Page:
The distances, the space, the solitude, the togetherness – all of them are so palpable. No easy answers … just a journey.

    Thank you. Thank you.

  5. Matt Zurbo says

    Thanks everyone, Mathilde, what a name! And prose!

    Gus, as always, you’re a thinker. Good question.

  6. Peter_B says

    Great stuff, Matt. You have a way of using few words to say a lot. Your sentence on the family stop in Townsville, had me imagining all the possibilities. Thanks for sharing.
    Are you lining up for the Wynyard Cats any time soon? Phantom reckons they need a hard man.

  7. Matt Zurbo says

    Sorry Pete, The Ghost Who Walks lives in the wrong part of Tassie. I Was tempted to call my dog Devil, though.

  8. Alovesupreme says

    I reckon you’ve lived a lot more life than any of us (even those with a good few additional years on the clock) prior to this trip. However, the odyssey has added as much again in life experience. How privileged we’ve been to share it with you? And how wonderfully you encapsulate the homing instinct that another year’s football means to you?

    Good luck on the home trek!

  9. Malby Dangles says

    Thanks for sharing this amazing journey Matt.

  10. Malcolm Ashwood says

    Brilliant Matt and the Posts above encapture your article also Go the Knackery

  11. Matt Zurbo says

    Cheers Malcolm!!!

  12. ZURBS: heading to Tassie next week for a fortnight+ of R and R after a long central Vic. footy season, writing and b’casting local games.
    Like Daff and GWS’s Sheeds, I do regular tours and drive-arounds of footy grounds wherever we are in Oz. Kangaroo Island (home of Brendan Lade, remember him?), Coober Pedy (where they go on safari to play their home-and-away games), from SA border area back to Vic (so Mt Gambier, and the Hampden League grounds), N-E Vic which is my wife’s old stomping ground and so on, those little clubs along the Murray from Mildura to Swan Hill etc….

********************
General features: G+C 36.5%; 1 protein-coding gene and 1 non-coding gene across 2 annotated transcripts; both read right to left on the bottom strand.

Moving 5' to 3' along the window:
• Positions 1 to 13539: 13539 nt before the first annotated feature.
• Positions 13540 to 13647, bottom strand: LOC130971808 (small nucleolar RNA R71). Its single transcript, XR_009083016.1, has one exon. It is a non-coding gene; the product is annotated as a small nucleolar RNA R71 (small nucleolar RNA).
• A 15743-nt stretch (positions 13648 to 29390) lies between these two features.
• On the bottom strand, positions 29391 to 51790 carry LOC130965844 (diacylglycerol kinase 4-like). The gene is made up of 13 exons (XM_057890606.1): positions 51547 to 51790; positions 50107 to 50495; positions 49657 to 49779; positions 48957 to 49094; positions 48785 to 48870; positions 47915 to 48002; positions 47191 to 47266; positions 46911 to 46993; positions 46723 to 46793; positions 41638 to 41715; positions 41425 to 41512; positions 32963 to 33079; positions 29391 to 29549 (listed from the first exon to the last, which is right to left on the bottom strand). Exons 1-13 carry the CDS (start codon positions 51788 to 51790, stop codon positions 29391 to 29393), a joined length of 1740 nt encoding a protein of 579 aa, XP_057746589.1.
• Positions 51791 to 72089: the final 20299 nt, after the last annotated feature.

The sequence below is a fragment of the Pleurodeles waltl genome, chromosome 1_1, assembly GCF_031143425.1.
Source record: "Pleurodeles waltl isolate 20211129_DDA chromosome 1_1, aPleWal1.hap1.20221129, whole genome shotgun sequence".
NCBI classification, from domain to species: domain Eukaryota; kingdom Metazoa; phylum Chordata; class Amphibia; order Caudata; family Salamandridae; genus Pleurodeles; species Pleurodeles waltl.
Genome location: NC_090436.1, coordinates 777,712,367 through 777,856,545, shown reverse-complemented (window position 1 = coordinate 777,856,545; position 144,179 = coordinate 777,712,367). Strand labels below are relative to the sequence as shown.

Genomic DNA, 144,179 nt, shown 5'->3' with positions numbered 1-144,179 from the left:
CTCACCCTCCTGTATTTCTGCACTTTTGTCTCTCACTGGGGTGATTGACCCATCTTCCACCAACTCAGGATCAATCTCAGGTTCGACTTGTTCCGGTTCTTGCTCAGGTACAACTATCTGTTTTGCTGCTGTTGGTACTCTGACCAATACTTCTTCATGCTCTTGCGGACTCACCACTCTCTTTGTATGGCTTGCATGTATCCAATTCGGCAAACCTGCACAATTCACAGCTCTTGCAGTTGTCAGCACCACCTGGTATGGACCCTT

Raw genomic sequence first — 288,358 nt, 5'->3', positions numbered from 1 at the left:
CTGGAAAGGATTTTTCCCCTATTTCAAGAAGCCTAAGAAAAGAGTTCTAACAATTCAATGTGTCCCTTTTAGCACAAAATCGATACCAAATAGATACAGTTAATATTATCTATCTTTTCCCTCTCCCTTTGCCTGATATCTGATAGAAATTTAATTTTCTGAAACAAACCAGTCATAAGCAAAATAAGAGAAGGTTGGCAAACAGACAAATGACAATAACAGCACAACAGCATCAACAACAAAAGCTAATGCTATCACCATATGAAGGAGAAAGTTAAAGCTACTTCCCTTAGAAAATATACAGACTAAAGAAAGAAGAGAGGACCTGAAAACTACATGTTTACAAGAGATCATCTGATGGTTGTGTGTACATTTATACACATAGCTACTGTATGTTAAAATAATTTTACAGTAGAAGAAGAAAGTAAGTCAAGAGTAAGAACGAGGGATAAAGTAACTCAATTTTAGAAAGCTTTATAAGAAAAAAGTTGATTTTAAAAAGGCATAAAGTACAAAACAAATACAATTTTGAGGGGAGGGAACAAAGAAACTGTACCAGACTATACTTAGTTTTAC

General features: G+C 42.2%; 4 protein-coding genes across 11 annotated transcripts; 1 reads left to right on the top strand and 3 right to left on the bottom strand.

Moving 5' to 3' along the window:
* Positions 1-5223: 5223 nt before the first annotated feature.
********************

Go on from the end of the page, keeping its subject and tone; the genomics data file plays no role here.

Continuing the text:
We’ll pick up the hire car in Hobart and head to Bruny Island. What about east coast grounds? Have you any faves?
    Probably get to west coast deep into 2nd week.
    Cheers and (hooped) beers: RICHARD JONES

  13. Matt Zurbo says

    Richard, the old ringarooma ground is a ripper, even though they folded a few years ago. Queenstown, of course, is legendary for the fact it is gravel and has no grass, the Bridport oval overlooks the Nth coast, Evondale’s feels like a quaint English village. My favourite one to play on is Fingal/s up in the Fingal Valley, snow capped mountains all around. The prettiest oval is Nth Hobart’s. It is small and surrounded by tall stands and a great view of the river. Oh, also, check out my post on Southport’s oval. It is about number 1 or 2 of the Off Season Oddysey’s posts.

    Good luck! Say g’day if you are anywhere around the Nth East!!